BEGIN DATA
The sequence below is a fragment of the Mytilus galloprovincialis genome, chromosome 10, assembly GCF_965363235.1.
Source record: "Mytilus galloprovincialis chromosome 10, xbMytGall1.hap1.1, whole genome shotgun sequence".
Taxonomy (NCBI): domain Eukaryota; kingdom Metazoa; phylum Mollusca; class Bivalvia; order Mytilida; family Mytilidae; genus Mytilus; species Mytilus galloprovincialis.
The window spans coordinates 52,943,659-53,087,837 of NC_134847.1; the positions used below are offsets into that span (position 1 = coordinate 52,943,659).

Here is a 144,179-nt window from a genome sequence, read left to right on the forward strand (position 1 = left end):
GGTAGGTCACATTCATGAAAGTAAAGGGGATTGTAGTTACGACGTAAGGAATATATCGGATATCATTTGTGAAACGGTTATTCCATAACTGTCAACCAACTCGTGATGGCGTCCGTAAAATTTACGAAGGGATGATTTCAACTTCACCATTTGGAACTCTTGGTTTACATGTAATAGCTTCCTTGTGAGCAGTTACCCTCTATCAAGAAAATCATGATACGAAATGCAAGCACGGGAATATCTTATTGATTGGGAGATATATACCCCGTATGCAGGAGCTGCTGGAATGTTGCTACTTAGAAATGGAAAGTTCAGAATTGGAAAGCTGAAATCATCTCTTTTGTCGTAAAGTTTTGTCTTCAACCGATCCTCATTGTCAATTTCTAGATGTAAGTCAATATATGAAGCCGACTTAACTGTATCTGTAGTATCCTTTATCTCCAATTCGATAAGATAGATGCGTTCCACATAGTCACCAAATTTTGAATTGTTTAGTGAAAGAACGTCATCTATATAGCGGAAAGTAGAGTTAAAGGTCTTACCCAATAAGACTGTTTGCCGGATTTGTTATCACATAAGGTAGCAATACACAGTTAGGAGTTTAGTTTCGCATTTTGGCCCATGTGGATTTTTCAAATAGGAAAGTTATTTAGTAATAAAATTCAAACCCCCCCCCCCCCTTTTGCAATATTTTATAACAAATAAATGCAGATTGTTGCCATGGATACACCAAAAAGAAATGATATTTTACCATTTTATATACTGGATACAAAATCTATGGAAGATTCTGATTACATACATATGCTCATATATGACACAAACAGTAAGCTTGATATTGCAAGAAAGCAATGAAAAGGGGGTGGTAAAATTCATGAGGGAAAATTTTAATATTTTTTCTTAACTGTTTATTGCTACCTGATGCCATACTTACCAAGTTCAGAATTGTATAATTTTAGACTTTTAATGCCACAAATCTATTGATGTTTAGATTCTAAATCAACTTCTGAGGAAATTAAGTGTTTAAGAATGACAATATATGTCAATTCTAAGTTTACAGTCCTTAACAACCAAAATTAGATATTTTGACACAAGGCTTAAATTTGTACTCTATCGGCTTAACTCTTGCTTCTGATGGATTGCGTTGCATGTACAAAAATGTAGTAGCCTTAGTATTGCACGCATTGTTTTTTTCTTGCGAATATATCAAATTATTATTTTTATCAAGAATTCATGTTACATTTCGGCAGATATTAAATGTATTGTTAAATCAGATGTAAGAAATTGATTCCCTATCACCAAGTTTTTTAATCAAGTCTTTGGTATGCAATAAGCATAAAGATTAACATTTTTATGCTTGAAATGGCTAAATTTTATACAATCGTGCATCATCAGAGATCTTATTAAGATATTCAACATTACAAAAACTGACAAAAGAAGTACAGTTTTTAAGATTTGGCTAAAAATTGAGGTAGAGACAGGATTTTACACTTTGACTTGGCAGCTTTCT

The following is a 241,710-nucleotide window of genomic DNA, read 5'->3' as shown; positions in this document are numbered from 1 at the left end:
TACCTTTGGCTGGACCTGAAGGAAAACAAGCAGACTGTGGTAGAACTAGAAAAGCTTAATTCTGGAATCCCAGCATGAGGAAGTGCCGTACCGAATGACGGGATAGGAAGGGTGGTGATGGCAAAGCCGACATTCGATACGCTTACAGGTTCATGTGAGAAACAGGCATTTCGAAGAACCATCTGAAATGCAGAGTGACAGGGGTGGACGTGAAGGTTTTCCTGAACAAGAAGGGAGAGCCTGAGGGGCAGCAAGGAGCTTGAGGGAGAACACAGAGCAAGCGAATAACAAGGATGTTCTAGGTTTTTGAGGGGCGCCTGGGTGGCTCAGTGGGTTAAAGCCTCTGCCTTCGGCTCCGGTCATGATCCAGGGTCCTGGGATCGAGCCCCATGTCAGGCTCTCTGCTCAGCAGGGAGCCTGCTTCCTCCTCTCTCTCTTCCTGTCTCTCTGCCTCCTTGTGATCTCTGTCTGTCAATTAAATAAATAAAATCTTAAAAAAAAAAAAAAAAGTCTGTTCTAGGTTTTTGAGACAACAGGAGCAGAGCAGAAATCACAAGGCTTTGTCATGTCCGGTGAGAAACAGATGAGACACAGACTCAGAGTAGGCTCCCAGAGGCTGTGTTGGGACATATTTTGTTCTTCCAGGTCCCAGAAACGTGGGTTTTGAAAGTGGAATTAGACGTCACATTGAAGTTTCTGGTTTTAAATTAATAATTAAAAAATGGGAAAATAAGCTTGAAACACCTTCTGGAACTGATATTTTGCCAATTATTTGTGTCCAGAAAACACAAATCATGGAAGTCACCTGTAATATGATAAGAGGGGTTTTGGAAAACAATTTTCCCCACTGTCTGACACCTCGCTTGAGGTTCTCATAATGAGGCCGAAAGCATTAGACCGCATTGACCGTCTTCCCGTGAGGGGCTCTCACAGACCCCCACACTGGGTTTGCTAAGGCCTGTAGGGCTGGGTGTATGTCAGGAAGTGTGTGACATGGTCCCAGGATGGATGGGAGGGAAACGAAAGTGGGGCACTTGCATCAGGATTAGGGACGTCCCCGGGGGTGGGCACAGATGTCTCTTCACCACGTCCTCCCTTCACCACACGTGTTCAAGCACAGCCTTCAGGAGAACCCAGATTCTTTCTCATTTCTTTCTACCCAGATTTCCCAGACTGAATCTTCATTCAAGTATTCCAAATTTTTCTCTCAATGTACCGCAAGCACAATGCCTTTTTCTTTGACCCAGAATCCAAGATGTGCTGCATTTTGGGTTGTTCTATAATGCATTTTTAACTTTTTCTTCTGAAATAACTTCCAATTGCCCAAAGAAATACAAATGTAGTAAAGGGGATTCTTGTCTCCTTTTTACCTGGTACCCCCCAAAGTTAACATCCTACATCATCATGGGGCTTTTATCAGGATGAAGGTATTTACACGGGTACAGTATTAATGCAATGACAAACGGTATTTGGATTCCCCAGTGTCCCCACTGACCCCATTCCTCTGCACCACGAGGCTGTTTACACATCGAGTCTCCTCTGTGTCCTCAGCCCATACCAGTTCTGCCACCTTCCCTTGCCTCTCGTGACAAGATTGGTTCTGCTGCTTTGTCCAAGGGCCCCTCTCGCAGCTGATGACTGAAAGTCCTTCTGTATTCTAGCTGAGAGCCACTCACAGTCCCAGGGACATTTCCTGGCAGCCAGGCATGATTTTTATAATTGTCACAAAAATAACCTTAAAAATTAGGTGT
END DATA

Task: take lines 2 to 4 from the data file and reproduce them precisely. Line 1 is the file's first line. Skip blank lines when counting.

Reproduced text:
Source record: "Mytilus galloprovincialis chromosome 10, xbMytGall1.hap1.1, whole genome shotgun sequence".
Taxonomy (NCBI): domain Eukaryota; kingdom Metazoa; phylum Mollusca; class Bivalvia; order Mytilida; family Mytilidae; genus Mytilus; species Mytilus galloprovincialis.
The window spans coordinates 52,943,659-53,087,837 of NC_134847.1; the positions used below are offsets into that span (position 1 = coordinate 52,943,659).